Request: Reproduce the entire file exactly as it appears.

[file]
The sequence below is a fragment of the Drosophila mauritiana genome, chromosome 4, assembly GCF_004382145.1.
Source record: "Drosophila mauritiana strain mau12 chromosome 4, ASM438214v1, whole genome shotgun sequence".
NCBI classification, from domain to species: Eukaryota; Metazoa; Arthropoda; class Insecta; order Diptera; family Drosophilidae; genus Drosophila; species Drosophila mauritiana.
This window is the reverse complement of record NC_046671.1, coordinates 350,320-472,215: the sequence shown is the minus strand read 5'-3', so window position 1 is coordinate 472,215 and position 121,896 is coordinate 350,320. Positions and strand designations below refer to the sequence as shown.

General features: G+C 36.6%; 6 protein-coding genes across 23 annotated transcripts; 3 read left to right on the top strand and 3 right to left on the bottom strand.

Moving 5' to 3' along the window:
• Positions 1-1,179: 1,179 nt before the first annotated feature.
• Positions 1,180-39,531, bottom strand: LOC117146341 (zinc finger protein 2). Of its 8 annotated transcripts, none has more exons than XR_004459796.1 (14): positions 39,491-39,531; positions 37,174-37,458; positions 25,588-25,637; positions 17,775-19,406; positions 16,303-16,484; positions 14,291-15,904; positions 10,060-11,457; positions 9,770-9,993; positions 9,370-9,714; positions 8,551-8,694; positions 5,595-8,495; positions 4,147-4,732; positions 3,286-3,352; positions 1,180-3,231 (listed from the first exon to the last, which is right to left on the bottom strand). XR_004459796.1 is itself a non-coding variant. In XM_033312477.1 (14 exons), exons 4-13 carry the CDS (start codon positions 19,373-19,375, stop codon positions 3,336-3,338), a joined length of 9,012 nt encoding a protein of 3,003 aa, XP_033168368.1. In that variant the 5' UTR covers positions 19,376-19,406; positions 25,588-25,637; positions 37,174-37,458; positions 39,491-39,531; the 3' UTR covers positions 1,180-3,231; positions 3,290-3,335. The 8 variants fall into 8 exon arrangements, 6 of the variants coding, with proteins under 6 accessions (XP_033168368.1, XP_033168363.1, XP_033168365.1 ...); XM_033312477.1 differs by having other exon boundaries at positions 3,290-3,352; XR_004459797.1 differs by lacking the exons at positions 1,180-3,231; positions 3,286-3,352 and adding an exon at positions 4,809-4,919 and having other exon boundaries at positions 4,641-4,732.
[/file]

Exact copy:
The sequence below is a fragment of the Drosophila mauritiana genome, chromosome 4, assembly GCF_004382145.1.
Source record: "Drosophila mauritiana strain mau12 chromosome 4, ASM438214v1, whole genome shotgun sequence".
NCBI classification, from domain to species: Eukaryota; Metazoa; Arthropoda; class Insecta; order Diptera; family Drosophilidae; genus Drosophila; species Drosophila mauritiana.
This window is the reverse complement of record NC_046671.1, coordinates 350,320-472,215: the sequence shown is the minus strand read 5'-3', so window position 1 is coordinate 472,215 and position 121,896 is coordinate 350,320. Positions and strand designations below refer to the sequence as shown.

General features: G+C 36.6%; 6 protein-coding genes across 23 annotated transcripts; 3 read left to right on the top strand and 3 right to left on the bottom strand.

Moving 5' to 3' along the window:
• Positions 1-1,179: 1,179 nt before the first annotated feature.
• Positions 1,180-39,531, bottom strand: LOC117146341 (zinc finger protein 2). Of its 8 annotated transcripts, none has more exons than XR_004459796.1 (14): positions 39,491-39,531; positions 37,174-37,458; positions 25,588-25,637; positions 17,775-19,406; positions 16,303-16,484; positions 14,291-15,904; positions 10,060-11,457; positions 9,770-9,993; positions 9,370-9,714; positions 8,551-8,694; positions 5,595-8,495; positions 4,147-4,732; positions 3,286-3,352; positions 1,180-3,231 (listed from the first exon to the last, which is right to left on the bottom strand). XR_004459796.1 is itself a non-coding variant. In XM_033312477.1 (14 exons), exons 4-13 carry the CDS (start codon positions 19,373-19,375, stop codon positions 3,336-3,338), a joined length of 9,012 nt encoding a protein of 3,003 aa, XP_033168368.1. In that variant the 5' UTR covers positions 19,376-19,406; positions 25,588-25,637; positions 37,174-37,458; positions 39,491-39,531; the 3' UTR covers positions 1,180-3,231; positions 3,290-3,335. The 8 variants fall into 8 exon arrangements, 6 of the variants coding, with proteins under 6 accessions (XP_033168368.1, XP_033168363.1, XP_033168365.1 ...); XM_033312477.1 differs by having other exon boundaries at positions 3,290-3,352; XR_004459797.1 differs by lacking the exons at positions 1,180-3,231; positions 3,286-3,352 and adding an exon at positions 4,809-4,919 and having other exon boundaries at positions 4,641-4,732.